Being flat broke and busted after an unsuccessful tilt at a seat in the NSW state election gives you time to reflect.
Running as a self-funded independent candidate in a key seat you learn a lot about yourself, the community in which you live and the internal machinations of political parties.
The most striking thing on polling day - and to me the most disturbing - was that you can count almost on one hand the number of people turning out to vote who look both healthy and happy.
The political structure doesn't help either: many are befuddled by the optional preferencing system and there is a level of confusion between local, state and federal issues - which, I noticed, was left uncorrected by party volunteers if it was to the advantage of the particular political party at the booth.
Men, particularly those aged from about 18 to 35, are strangely "aggro". My good mate Bruce is probably right when he says that's because they have nothing to respect, including no positive political role models to admire. I certainly agree that a trust gap exists.
The campaign process is interesting. A major party hell-bent on getting the seat opens the war chest: go-go girls at major intersections (no, I'm not joking), high-rise mobile billboard signs criss-crossing the electorate, booths adorned with marquees and six-foot medieval flags: the whole box and dice is thrown at the place.
Even down to shipping troops in from the northern beaches and other "safe seats": Is that because they can't drum up support from the locals? I was disappointed that no-one thought of searchlights and strobe lights! What must the poor and disenfranchised think about the cynical rush over one single month every four years, all that pomp and ceremony and money going up in smoke? It'd make a great "Allegro non troppo" style animation, perhaps set to Tchaikovsky's '1812 Overture'.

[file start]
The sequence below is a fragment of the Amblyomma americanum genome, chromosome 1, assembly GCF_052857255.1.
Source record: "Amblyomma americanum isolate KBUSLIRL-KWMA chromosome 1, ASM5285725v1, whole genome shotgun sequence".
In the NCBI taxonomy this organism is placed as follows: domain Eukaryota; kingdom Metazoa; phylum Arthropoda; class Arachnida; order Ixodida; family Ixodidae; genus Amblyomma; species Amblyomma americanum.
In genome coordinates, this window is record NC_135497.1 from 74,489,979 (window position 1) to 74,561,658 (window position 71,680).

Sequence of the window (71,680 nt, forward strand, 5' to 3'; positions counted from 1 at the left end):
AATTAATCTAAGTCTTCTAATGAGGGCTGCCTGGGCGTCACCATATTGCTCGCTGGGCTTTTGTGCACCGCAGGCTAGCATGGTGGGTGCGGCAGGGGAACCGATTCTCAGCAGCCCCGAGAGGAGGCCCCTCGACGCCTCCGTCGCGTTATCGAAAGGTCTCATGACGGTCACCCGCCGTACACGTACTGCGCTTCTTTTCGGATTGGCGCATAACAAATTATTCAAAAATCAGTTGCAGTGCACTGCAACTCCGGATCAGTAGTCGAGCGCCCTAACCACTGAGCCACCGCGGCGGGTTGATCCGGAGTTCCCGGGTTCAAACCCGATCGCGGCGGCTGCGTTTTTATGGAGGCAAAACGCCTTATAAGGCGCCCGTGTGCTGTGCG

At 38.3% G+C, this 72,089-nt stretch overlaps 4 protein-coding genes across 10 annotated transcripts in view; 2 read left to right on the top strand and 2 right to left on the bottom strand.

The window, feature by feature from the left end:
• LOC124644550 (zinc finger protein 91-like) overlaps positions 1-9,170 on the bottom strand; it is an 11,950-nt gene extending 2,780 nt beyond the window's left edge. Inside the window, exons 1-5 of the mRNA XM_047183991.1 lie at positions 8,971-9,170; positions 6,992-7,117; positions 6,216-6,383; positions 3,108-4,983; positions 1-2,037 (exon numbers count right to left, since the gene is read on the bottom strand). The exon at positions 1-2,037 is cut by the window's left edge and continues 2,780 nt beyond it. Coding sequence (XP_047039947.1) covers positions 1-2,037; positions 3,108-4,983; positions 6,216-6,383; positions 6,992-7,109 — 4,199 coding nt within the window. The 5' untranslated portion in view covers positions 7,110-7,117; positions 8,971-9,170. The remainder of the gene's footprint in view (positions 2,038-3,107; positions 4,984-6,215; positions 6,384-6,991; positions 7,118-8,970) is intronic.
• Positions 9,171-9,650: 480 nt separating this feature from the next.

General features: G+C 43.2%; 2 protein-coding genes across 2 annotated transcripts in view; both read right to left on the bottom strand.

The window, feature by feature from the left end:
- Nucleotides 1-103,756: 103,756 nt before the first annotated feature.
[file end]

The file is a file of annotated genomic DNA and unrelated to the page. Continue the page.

Pauline Hansen arrives at a booth and people are star struck. She's revered. Candidates are forgotten as voters scramble for her autograph. Liberal Party spruikers duck for cover so their supporters' common affection doesn't hit the media. No-one asks her to "please explain" egalitarianism but, I suppose, why bother? People always fear what they don't understand.
Behind the scenes disgruntled party members decry in whispers the pre-selection process that's seen their long-serving mates bypassed even though it was "their time". In the one breath they chide the party puppet-masters but implore friends and family to "Vote 1" for the fellowship.
Ambitious party members scuttle about, either not seeing or not caring that rewards come for compliance instead of critical thinking. I guess you can hardly blame them for not swimming against the tide: with bills to pay and empires to build it's far easier, a lot safer and a lot less costly - both personally and financially - to go with the flow.
Behind this circus the tandem tragedy of social disintegration and grassroots wilt continues to spread. It's easy to see why, when the people at the coalface keep asking for oranges and the major parties keep offering lemons.
Citizens are fighting and failing because politicians don't recognise the importance of starting from the ground up. Basic things, like having consistent definitions across departments; like valuing the collection and collation of accurate data and statistics that would enable policy makers to look at problems from end to end, particularly in areas like homelessness and affordable housing; like realising that competitive funding models can encourage community organisations to work towards eliminating their competition instead of working together and sharing resources to achieve the best outcomes for end users and taxpayers. And last but not least, of encouraging a strong and independent public service instead of a compliant one staffed by public servants afraid to speak out for fear of being sacked.
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